A few days later, after the Gophers had won the NCAA Midwest Regional in San Antonio to earn their first Final Four berth, James submitted a paper on the Fair Housing Act that Latts calls "one of the 10 best papers I've received in 40 years of teaching." Says Latts, "I had never seen a paper turned around that quickly, even from my graduate students." He says he talked to James and expressed surprise that he was able to write such an impressive paper in a hotel room during the same weekend he participated in two of the biggest games of his college career. According to Latts, James responded, "I stayed in my room while everyone was out partying."
Latts says he raised his suspicions with professor Norman Chervany, a liaison between the athletic department and the faculty. Latts says he never heard back from Chervany—who has traveled with Haskins's team various times in his role as liaison—and decided not to press the issue. "I couldn't prove it," says the 64-year-old Latts, "and I really didn't want to put my head on the chopping block, so to speak." (Chervany told SI that no professor has ever come to him questioning the work of a basketball player.) While James was never confronted with the accusations of plagiarism, that summer he was convicted of fifth-degree assault against his girlfriend and left school. James is the player who at first confirmed to the Pioneer Press that Gangelhoff wrote papers for him and then recanted.
Donahue says that in 1994 she got a call from Victoria Coifman, an assistant professor of African-American studies, who complained that guard Town-send Orr's attendance was so shoddy that Coifman had removed his name from class records. Donahue was aghast when Coifman called her back a short time later. "[She] said that she and the student had come to an 'agreement,' and she said, 'I don't think that this needs to go any further,' " says Donahue. "I looked at her as a friendly faculty member to the athletic department, and I understood that by 'reaching an agreement' she meant that the athlete was going to get another chance." Coifman says, "I don't remember [the incident], but it could have happened."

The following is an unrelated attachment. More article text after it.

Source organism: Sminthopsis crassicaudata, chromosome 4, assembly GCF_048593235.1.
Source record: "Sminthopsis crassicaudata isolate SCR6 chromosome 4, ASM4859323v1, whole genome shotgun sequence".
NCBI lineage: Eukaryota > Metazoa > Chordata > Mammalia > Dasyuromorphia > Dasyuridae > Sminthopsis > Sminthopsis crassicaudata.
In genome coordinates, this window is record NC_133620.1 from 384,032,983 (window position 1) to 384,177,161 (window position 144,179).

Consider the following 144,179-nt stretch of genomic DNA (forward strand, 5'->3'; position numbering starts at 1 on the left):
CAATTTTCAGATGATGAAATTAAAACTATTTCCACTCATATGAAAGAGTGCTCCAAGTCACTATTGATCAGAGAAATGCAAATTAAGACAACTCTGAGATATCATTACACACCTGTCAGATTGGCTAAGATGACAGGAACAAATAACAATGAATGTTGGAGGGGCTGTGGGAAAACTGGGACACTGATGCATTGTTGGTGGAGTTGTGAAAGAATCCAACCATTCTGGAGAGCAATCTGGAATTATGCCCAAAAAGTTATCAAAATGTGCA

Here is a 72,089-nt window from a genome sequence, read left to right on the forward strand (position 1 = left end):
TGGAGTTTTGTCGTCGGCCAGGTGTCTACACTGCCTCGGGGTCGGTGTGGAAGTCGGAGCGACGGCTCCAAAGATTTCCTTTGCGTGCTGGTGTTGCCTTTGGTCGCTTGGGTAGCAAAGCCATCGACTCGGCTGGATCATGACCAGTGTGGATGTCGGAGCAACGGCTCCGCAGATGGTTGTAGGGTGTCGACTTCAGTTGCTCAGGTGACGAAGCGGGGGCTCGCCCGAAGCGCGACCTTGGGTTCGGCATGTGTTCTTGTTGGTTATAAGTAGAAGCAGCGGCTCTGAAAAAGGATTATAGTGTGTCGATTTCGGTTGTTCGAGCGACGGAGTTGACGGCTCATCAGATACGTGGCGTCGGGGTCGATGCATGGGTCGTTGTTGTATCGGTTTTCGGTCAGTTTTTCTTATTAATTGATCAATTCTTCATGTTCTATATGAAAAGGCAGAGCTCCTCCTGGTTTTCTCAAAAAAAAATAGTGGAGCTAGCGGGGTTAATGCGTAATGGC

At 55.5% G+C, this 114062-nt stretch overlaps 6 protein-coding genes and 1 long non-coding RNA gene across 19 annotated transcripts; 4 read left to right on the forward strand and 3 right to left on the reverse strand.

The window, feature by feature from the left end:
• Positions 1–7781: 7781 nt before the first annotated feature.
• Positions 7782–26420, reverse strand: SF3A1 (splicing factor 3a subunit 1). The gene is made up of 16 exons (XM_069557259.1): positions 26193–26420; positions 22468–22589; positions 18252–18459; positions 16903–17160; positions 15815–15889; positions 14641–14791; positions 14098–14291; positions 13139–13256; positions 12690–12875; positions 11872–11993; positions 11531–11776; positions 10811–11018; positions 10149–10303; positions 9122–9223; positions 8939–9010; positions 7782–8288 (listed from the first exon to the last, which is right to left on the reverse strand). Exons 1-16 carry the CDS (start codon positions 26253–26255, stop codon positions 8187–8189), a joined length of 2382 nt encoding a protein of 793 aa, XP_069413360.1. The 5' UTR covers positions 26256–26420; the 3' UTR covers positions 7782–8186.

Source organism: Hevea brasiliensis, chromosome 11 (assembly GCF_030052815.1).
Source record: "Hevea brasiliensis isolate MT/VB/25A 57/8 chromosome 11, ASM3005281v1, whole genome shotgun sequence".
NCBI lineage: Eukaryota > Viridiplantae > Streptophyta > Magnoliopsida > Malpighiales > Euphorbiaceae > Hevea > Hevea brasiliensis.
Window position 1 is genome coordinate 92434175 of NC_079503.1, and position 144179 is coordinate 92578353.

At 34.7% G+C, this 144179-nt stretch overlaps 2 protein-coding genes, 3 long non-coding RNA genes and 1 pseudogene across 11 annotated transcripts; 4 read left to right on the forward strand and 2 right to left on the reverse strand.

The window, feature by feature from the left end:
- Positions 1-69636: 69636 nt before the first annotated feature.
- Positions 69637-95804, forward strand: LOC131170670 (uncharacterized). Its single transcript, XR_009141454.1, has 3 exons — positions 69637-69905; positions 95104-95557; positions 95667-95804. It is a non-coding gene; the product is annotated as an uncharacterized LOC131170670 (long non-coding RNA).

Several athletic department staff members describe yet another incident in which a male basketball player stole a female athlete's paper, photocopied it, crossed out her name and handed in the paper as his own work. The professor, having received the same paper twice, decided that both students would receive failing grades. The female athlete said she then got a menacing note from the basketball player. It read, says Donahue, to whom the young woman read the note, "If you tell anybody, me and my buddies are going to beat the s—- out of you." Frightened but armed with her research notes, she confronted the professor and received a passing grade. Still, neither she nor the professor made any formal complaint against the basketball player.
According to SI's sources, Haskins has helped create a climate in which professors are reluctant to step forward. In 1994 he showed his clout with academic administrators by gaining approval for a change that, in effect, removed men's basketball from the jurisdiction of the university's academic-support system and essentially put Haskins in charge of his players' tutors. Only in '97 with Minnesota up for NCAA accreditation review and Haskins's players consistently turning in the worst grade point average of any Gophers team—as low as a 1.64, a solid D, one semester, according to Donahue—were the basketball players' tutors and academic counselors folded back into the university system.